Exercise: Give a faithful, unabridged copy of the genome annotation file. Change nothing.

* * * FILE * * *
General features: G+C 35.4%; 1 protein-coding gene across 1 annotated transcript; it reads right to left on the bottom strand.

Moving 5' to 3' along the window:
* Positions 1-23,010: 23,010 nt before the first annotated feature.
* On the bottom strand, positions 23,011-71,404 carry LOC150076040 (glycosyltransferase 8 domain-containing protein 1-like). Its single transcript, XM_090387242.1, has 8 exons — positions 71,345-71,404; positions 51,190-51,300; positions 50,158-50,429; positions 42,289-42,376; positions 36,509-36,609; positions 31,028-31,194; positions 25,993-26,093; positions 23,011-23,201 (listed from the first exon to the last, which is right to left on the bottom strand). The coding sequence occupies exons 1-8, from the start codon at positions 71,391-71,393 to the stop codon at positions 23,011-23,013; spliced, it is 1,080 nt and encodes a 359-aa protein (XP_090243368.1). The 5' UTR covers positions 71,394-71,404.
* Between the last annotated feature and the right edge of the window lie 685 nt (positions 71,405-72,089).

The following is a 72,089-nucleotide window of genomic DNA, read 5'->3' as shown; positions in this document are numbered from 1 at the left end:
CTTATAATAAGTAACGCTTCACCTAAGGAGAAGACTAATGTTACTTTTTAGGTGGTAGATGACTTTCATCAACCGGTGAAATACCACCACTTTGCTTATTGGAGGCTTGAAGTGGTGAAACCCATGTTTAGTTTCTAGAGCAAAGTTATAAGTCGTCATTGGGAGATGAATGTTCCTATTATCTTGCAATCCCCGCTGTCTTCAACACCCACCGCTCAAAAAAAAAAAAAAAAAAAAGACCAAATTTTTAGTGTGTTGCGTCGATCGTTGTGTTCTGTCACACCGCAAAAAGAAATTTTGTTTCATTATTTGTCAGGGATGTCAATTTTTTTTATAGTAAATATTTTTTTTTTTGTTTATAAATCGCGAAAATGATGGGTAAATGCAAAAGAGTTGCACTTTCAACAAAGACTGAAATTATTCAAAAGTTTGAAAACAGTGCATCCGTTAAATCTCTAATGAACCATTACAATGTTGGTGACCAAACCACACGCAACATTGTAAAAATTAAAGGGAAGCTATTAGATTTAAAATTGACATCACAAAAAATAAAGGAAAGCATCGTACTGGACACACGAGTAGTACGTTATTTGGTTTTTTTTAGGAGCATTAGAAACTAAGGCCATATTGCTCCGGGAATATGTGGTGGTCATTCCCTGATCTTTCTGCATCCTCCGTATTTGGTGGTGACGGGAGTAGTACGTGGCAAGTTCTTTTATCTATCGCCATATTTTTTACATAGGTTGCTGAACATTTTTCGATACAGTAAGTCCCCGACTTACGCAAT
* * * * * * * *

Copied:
General features: G+C 35.4%; 1 protein-coding gene across 1 annotated transcript; it reads right to left on the bottom strand.

Moving 5' to 3' along the window:
* Positions 1-23,010: 23,010 nt before the first annotated feature.
* On the bottom strand, positions 23,011-71,404 carry LOC150076040 (glycosyltransferase 8 domain-containing protein 1-like). Its single transcript, XM_090387242.1, has 8 exons — positions 71,345-71,404; positions 51,190-51,300; positions 50,158-50,429; positions 42,289-42,376; positions 36,509-36,609; positions 31,028-31,194; positions 25,993-26,093; positions 23,011-23,201 (listed from the first exon to the last, which is right to left on the bottom strand). The coding sequence occupies exons 1-8, from the start codon at positions 71,391-71,393 to the stop codon at positions 23,011-23,013; spliced, it is 1,080 nt and encodes a 359-aa protein (XP_090243368.1). The 5' UTR covers positions 71,394-71,404.
* Between the last annotated feature and the right edge of the window lie 685 nt (positions 71,405-72,089).

The following is a 72,089-nucleotide window of genomic DNA, read 5'->3' as shown; positions in this document are numbered from 1 at the left end:
CTTATAATAAGTAACGCTTCACCTAAGGAGAAGACTAATGTTACTTTTTAGGTGGTAGATGACTTTCATCAACCGGTGAAATACCACCACTTTGCTTATTGGAGGCTTGAAGTGGTGAAACCCATGTTTAGTTTCTAGAGCAAAGTTATAAGTCGTCATTGGGAGATGAATGTTCCTATTATCTTGCAATCCCCGCTGTCTTCAACACCCACCGCTCAAAAAAAAAAAAAAAAAAAAGACCAAATTTTTAGTGTGTTGCGTCGATCGTTGTGTTCTGTCACACCGCAAAAAGAAATTTTGTTTCATTATTTGTCAGGGATGTCAATTTTTTTTATAGTAAATATTTTTTTTTTTGTTTATAAATCGCGAAAATGATGGGTAAATGCAAAAGAGTTGCACTTTCAACAAAGACTGAAATTATTCAAAAGTTTGAAAACAGTGCATCCGTTAAATCTCTAATGAACCATTACAATGTTGGTGACCAAACCACACGCAACATTGTAAAAATTAAAGGGAAGCTATTAGATTTAAAATTGACATCACAAAAAATAAAGGAAAGCATCGTACTGGACACACGAGTAGTACGTTATTTGGTTTTTTTTAGGAGCATTAGAAACTAAGGCCATATTGCTCCGGGAATATGTGGTGGTCATTCCCTGATCTTTCTGCATCCTCCGTATTTGGTGGTGACGGGAGTAGTACGTGGCAAGTTCTTTTATCTATCGCCATATTTTTTACATAGGTTGCTGAACATTTTTCGATACAGTAAGTCCCCGACTTACGCAAT